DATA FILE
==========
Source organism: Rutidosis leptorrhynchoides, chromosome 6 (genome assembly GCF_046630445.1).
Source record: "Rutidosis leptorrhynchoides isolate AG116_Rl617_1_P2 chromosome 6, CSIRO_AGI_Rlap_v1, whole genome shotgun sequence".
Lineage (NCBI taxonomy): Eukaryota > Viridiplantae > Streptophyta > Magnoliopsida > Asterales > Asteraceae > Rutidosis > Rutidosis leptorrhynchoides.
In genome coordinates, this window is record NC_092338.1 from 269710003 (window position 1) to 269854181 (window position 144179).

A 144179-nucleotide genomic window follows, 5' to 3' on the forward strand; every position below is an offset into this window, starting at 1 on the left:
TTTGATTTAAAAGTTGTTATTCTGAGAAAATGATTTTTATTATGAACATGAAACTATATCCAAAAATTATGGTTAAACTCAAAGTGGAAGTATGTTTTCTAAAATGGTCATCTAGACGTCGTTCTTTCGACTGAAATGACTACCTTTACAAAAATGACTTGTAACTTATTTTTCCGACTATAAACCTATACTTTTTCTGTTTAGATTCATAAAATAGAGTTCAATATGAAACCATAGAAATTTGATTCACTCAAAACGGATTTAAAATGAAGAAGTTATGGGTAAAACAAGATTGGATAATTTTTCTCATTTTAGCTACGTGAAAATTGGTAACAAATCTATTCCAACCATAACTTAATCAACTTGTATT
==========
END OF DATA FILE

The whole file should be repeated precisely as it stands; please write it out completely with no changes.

Source organism: Rutidosis leptorrhynchoides, chromosome 6 (genome assembly GCF_046630445.1).
Source record: "Rutidosis leptorrhynchoides isolate AG116_Rl617_1_P2 chromosome 6, CSIRO_AGI_Rlap_v1, whole genome shotgun sequence".
Lineage (NCBI taxonomy): Eukaryota > Viridiplantae > Streptophyta > Magnoliopsida > Asterales > Asteraceae > Rutidosis > Rutidosis leptorrhynchoides.
In genome coordinates, this window is record NC_092338.1 from 269710003 (window position 1) to 269854181 (window position 144179).

A 144179-nucleotide genomic window follows, 5' to 3' on the forward strand; every position below is an offset into this window, starting at 1 on the left:
TTTGATTTAAAAGTTGTTATTCTGAGAAAATGATTTTTATTATGAACATGAAACTATATCCAAAAATTATGGTTAAACTCAAAGTGGAAGTATGTTTTCTAAAATGGTCATCTAGACGTCGTTCTTTCGACTGAAATGACTACCTTTACAAAAATGACTTGTAACTTATTTTTCCGACTATAAACCTATACTTTTTCTGTTTAGATTCATAAAATAGAGTTCAATATGAAACCATAGAAATTTGATTCACTCAAAACGGATTTAAAATGAAGAAGTTATGGGTAAAACAAGATTGGATAATTTTTCTCATTTTAGCTACGTGAAAATTGGTAACAAATCTATTCCAACCATAACTTAATCAACTTGTATT